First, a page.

ABRAMS: So why is Dompig referring to this as the last critical phase, the critical last phase and he's saying that this case is going to be solved?
SUSAN FILAN, MSNBC LEGAL ANALYST: Well I found his remarks bizarre from the start and here's the difficulty: Let's say this time they are lucky, and I certainly hope they are and they do recover her body, it's 10 months now. So what are they going to be able to tell by her physical remains? It's basically going to be you know forgive me, bones.
She's going to be very badly decomposed. It's going to be difficult to tell whether she was sexually assaulted, and what the manner of death was. Dompig has made these kind of reckless remarks that he thinks that she was drugged and it was an overdose. How are we going to tell that from the remains? I think he's exonerating himself and his investigation with his remarks.
ABRAMS: Julia, what do you make of that?
RENFRO: Well, I really couldn't say that at all. My understanding is, is this particular witness as well as other witnesses, as I mentioned earlier, thousands of tipsters have called in, and they've come to the conclusion, based on information that they received from statements that Natalee had drugs in her possession.
FILAN: But drugs in her possession doesn't mean that they were in her system and it doesn't mean it caused her death.
ABRAMS: And here's what Dompig said, "We have statements claiming that she had drugs. We do not have proof that Natalee used drugs, but the witnesses saw her with drugs in her possession."
Again, my point at the time was unless they have somehow proof that this was related to her death, I'm not really confident how or not certain how relevant it is.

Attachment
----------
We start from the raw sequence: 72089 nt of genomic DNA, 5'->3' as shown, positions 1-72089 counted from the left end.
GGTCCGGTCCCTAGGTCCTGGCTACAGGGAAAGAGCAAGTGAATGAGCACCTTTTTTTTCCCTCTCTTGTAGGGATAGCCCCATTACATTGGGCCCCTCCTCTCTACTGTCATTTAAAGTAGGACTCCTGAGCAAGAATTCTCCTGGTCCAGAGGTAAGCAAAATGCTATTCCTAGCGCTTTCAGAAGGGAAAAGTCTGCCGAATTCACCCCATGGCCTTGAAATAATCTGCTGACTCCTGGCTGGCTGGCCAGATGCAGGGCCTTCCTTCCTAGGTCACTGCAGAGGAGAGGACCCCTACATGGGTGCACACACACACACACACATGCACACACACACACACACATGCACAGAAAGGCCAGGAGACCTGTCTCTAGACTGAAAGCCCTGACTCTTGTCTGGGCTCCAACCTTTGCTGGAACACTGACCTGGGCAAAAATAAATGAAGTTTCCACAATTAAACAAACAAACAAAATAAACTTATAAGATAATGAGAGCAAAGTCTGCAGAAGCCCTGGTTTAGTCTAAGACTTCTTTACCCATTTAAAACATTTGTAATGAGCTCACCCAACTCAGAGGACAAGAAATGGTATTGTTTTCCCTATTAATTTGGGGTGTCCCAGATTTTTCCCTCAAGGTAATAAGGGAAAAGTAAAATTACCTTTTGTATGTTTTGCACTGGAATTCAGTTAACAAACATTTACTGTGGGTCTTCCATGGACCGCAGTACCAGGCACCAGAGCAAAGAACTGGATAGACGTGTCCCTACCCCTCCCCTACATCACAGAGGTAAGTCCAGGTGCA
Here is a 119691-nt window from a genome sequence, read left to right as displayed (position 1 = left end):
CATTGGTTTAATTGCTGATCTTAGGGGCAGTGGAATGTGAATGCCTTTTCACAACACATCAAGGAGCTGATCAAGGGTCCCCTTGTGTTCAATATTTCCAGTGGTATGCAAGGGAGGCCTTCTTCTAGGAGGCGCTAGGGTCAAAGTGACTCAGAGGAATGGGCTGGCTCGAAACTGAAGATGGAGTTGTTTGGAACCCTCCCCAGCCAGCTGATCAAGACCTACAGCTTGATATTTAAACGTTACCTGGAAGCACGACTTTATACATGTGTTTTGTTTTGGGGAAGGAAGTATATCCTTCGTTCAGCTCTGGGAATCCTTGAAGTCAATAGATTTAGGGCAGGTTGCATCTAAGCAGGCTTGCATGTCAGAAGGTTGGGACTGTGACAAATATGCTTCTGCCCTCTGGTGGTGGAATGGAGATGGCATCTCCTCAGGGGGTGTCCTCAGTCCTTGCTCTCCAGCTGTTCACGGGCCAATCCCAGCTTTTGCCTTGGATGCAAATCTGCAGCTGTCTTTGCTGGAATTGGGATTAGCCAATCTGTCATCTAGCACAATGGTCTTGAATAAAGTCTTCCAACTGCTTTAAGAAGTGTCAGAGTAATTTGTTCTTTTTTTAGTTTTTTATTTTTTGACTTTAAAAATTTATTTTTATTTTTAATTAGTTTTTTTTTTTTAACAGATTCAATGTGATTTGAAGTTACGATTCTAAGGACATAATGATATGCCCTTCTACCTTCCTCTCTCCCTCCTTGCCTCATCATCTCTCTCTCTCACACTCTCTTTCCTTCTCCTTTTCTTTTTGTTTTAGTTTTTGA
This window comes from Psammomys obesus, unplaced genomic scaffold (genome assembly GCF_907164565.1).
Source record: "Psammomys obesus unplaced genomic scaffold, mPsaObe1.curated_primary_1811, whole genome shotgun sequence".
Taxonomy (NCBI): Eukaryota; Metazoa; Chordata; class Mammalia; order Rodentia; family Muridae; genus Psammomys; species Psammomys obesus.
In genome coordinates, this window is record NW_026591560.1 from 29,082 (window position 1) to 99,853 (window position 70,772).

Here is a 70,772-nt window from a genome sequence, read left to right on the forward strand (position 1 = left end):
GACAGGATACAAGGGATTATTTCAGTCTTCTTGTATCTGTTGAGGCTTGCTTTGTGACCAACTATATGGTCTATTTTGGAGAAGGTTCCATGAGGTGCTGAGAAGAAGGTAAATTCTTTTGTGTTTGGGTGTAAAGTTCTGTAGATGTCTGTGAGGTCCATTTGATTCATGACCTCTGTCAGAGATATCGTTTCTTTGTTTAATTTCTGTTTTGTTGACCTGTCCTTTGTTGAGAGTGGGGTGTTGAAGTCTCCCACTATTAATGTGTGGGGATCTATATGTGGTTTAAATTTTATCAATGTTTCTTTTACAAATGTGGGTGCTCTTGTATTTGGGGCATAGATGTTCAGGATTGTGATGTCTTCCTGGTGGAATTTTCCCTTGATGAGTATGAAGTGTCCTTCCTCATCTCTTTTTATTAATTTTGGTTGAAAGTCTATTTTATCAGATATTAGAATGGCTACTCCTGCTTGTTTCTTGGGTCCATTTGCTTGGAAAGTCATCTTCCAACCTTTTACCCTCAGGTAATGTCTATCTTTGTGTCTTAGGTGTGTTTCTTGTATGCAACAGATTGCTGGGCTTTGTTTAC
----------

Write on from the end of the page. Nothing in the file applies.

RENFRO: We don't know what this tipster/witness has actually said. We don't know his involvement whatsoever in this, so to judge what Dompig says, it's a little hard to do, because we don't know how involved this particular person was in her disappearance.
ABRAMS: Well, we do know that if what you just said is true and that is that they went and they dug and they found nothing in the exact area where this person claims that the body was specifically buried, then the person is not providing as much quality information as the person claimed.
RENFRO: I'll agree with you there, and it's my understanding they just didn't have either the equipment, personnel or technology to search this area in its entirety, and I've been up there. Maybe Clint Van Zandt has been up there as well, and it's just a bunch of white sand for a long time. And if this burial happened in the middle of the night, the exact pinpoint would be very difficult for anyone to say.
VAN ZANDT: Yes.
ABRAMS: Dompig is saying we're going to go back and we're going to search some more in these dunes where the person says the body was.
VAN ZANDT: Yes.
ABRAMS: One of my producers pointed out before, you know doesn't that then sort of tip off the person who may have buried the body there to go back and get rid of it?
VAN ZANDT: Well, of course, you'd like somebody to come wandering back, wouldn't you? Now remember Dompig said she was buried hastily and then dug up and reburied, so is this tipster taking us to the first gravesite or the second gravesite?
ABRAMS: All right.